The conflict between Fano fighters and the Ethiopian National Defense Force constitutes a non-international armed conflict. Ethiopia, being a signatory to the Geneva Conventions, is bound to uphold international humanitarian law. However, the Ethiopian military has flagrantly violated these obligations, perpetrating massacres, employing drones and heavy artillery to annihilate civilians, perpetrating sexual violence, destroying civilian property, and engaging in extrajudicial killings. The constitutionally mandated Ethiopian Human Rights Commission has documented these war crimes committed by the National Defense Force against the Amhara people. International media outlets and human rights organizations such as Amnesty International, Human Rights Watch, and the Committee to Protect Journalists have reported on these atrocities. The United States, in its Human Rights Reports, has highlighted the gross human rights violations perpetrated against the Amhara people under Abiy’s administration, particularly in the Oromia region, Addis Ababa, and by the military. Human Rights authorities like the UNOCHA, and UN Human Rights Office have repeatedly expressed their concern regarding to the plights that the Amhara people have suffered. 

Therefore, the notion of transitional justice becomes oxymoronic when entrusted to individuals such as Abiy Ahmed, Shimelis Abdisa, Adanech Abeibie, and Birhanu Jula, who wield control over its proceedings. How can the Chief of Staff of the army, Birhanu Jula, and the Commander-in-Chief, Abiy Ahmed, lead a transitional process when they exercise dominion over its procedures and execution while committing war crimes?

Misnomer and Deception

Labeling the mechanism of “transitional justice” in a context where Ethiopia is transitioning nowhere, with the same perpetrators in power, is inherently a misnomer and deceptive. The Abiy regime has concocted the notion of transitional justice to placate international donors and creditors, as it urgently requires foreign assistance and currency. However, justice remains elusive, the transition to peaceful governance is stymied, and Ethiopia’s myriad problems persist, exacerbated by the regime’s suppression of dissent and persecution of political opponents, human rights defenders, and journalists.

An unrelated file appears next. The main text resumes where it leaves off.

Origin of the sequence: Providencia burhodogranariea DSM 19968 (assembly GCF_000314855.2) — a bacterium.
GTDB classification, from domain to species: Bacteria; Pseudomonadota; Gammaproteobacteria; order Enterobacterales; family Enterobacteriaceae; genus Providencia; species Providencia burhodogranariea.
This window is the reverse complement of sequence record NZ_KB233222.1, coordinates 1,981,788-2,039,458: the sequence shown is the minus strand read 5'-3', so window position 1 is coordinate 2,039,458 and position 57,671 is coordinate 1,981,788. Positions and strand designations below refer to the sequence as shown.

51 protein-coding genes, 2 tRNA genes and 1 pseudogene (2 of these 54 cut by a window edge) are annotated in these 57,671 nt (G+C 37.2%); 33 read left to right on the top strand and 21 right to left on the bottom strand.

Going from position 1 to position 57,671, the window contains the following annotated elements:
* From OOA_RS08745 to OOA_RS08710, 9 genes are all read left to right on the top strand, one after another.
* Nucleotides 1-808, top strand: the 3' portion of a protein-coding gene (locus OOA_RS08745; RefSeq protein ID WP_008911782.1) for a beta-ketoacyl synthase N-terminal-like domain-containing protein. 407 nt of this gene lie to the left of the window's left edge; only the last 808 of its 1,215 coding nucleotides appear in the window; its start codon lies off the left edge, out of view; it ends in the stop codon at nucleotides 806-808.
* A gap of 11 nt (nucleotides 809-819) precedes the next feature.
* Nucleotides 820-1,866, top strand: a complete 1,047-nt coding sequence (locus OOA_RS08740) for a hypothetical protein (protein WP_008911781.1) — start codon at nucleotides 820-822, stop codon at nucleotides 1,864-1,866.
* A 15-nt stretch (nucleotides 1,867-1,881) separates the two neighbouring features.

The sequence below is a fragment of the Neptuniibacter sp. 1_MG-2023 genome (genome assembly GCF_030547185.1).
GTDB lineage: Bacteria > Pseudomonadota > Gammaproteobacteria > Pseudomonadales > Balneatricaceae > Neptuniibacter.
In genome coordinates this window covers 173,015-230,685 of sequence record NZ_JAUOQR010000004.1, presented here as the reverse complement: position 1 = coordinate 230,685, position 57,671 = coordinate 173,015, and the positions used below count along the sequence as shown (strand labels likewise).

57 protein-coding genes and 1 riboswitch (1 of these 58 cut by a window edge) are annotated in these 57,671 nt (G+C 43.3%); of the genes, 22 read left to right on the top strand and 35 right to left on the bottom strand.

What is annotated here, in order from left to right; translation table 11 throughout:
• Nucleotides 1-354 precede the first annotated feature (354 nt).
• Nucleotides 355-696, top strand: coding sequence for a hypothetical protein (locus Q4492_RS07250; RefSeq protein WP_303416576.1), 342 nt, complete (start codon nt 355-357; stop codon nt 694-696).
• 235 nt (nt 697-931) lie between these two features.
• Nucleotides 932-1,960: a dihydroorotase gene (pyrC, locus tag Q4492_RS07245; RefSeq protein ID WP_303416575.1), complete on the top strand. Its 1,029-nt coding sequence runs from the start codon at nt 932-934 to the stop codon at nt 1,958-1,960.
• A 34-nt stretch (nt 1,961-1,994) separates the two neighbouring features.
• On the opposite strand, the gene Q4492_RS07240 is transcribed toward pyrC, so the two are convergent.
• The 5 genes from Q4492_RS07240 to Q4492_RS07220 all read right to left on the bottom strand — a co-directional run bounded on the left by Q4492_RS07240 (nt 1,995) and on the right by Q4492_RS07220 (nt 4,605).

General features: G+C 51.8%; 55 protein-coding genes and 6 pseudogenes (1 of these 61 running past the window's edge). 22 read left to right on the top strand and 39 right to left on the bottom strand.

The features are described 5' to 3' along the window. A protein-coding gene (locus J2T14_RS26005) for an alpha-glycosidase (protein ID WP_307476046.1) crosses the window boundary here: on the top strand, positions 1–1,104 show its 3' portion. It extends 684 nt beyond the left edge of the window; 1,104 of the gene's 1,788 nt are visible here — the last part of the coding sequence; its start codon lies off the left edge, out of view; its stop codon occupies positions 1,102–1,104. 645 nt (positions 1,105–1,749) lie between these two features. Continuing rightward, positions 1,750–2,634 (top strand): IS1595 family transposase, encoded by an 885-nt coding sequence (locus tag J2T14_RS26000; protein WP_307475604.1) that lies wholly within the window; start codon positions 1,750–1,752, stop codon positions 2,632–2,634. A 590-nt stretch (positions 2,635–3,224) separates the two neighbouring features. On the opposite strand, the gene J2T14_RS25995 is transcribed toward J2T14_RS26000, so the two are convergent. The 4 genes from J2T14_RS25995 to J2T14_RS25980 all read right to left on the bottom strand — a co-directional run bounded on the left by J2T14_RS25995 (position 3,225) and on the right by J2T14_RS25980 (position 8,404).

The Way Forward

To facilitate genuine transitional justice and national dialogue, a mechanism to hold the incumbent regime accountable must be established. The current administration must relinquish power, paving the way for a transitional government comprising respected and impartial individuals to run the federal and regional governments. The military should withdraw from civilian affairs and return to the barricade, and a robust transitional justice and national dialogue initiative should ensue, involving participation from opposition groups, exiles, detainees, and those who are fighting. Perpetrators of gross human rights violations must face justice, with victims receiving compensation and knowing the truth. Through this process, a real dialogue, concession, and agreement should be held, a new constitution should be drafted, elections held, and power transferred to the democratically elected government.

While I commend the European Union, the United States, and other international partners for their involvement in Ethiopia, I urge them not to be misled by the government’s facade of transitional justice and dialogue commission. Instead, I implore them to leverage their influence to compel the government to cease its war in the Amhara region and other areas, release political prisoners, and pave the way for a genuine transitional process as outlined briefly above.

Henok Abebe

Henok Abebe is an advocate for human rights and democracy, as well as a former law lecturer at Haramaya University. He earned his Bachelor of Law degree from Addis Ababa University and a Master of Law degree from Central European University. During his undergraduate studies, he authored an Amharic novel titled “Augastanga”. Henok is recognized for his insightful contributions across various media platforms, where he shares his perspectives on political and legal matters concerning Ethiopia. His articles, which delve into these issues, are featured on various websites

Related Articles

Back to top button